During execution, the companies would have to comply with technical guidelines set by the government and install a monitoring censor for water surface with technology developed by the agency for the Assessment and Application of Technology (BPPT), Nazir said. BRG would closely monitor the implementation of the measure, he added.
Indonesia, home to the world’s third-biggest tropical rain forest after the Amazon and the Congo Basin, has dealt with concurrent forest fires in recent years, causing a spread of haze to neighboring Malaysia, Singapore and even Thailand. The fires has been fuelled by pulp and palm oil plantations on dried peat.

Monday, January 02, 2017

Customary forest within APRIL sister company concession granted to indigenous group

President Joko Widodo granted part of the customary forests lying within a Royal Golden Eagle (RGE) pulpwood concession to an indigenous group as a symbol of the state's recognition of customary forests in Indonesia. The conflict between indigenous groups and the a pulpwood company PT TPL, a subsidiary of pulp giant RGE (also controlling APRIL)has been going on for years. Based on the Ministry of the Environment and Forestry’s data, there are eleven customary forest blocks spread throughout the TPL concession. The recognition given to the customary forests by the state, whereby they will be legally managed by the indigenous groups concerned, was a resolution made by the President. Indigenous groups have been struggling for and awaiting such a resolution for more than seven decades.
Of the nine Environment and Forestry Minister’s decrees granting the customary forests to indigenous groups located in various provinces, one of them pertains to the Tombak Haminjon customary forest, one of eleven customary forests located in PT TPL’s concession which spans an area in excess of five thousand soccer fields.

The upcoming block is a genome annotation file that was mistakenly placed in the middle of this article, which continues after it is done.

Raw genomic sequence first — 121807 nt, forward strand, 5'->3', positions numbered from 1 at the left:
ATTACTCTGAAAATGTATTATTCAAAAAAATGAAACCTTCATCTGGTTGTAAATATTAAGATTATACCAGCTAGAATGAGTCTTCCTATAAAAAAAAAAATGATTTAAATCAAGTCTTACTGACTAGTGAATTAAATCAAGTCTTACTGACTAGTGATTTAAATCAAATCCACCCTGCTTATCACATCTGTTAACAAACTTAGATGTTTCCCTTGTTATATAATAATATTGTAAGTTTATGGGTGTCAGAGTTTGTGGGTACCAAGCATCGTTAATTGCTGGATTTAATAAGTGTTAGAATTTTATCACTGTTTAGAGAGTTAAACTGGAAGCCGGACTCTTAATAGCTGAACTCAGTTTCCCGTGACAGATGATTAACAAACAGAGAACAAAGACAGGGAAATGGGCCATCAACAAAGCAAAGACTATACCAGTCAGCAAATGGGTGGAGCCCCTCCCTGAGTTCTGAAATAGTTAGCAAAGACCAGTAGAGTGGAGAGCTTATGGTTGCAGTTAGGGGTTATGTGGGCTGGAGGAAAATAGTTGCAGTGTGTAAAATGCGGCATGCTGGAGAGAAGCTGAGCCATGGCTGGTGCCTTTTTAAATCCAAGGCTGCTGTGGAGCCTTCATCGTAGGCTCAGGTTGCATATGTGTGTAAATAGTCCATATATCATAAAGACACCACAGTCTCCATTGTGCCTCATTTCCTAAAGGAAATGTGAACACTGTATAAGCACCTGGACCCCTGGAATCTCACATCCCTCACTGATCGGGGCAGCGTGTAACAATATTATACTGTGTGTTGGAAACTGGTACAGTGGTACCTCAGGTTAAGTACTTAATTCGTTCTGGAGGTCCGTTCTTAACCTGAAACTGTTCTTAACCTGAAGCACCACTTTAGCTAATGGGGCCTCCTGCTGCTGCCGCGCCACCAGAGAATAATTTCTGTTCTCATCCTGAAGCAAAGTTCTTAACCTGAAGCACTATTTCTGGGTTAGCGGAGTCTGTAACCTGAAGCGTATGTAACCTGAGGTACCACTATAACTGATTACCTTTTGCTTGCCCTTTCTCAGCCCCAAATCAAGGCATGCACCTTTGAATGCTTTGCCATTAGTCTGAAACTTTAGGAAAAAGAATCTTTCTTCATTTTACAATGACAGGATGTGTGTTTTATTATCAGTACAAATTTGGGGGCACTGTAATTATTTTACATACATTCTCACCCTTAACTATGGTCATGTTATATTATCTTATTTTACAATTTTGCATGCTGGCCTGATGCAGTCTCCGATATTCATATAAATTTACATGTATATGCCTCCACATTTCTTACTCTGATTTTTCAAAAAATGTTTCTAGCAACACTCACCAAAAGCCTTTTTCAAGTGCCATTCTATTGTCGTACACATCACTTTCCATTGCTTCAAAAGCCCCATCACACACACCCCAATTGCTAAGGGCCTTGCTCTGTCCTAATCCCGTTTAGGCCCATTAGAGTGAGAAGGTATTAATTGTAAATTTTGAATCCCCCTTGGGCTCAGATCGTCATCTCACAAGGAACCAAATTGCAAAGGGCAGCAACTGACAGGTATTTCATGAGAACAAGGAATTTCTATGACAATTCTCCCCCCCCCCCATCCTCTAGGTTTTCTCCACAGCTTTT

The decrees were handed over in person by the President at the State Palace (30 Dec), accompanied by the Environment and Forestry Minister Siti Nurbaya and witnessed by relevant ministers, ambassadors, and CSOs.
“We have got the ball rolling in terms of recognizing customary forests by starting with these nine customary forests which cover an area of over 13 thousand hectares. In my pocket, there are 12.7 million hectares which will continue to be distributed to indigenous and local community groups,” said the President in a speech at the event.
This Environment and Forestry Ministry’s map depicts the distribution of these 12.7 million hectares promised by the President through social forestry program (delineated in white).
Minister Siti Nurbaya in her introductory speech, which served as her report to the President, said that this move on the part of her ministry is a clear manifestation of the President's commitment and directives in respect of forest protection and indigenous rights.
“The recognition of customary forests by the state, which is taking place for the first time, forms part of our efforts to uphold our constitution,” the minister explained.
The minister also expressed her utmost gratitude to all the stakeholders, in particular the indigenous groups and CSOs involved, for their mutual cooperation and support in bringing about the recognition of customary forests.
These photos show the dialogue held between the President and a representative of indigenous groups after the event at which the customary forest recognition decrees were handed over.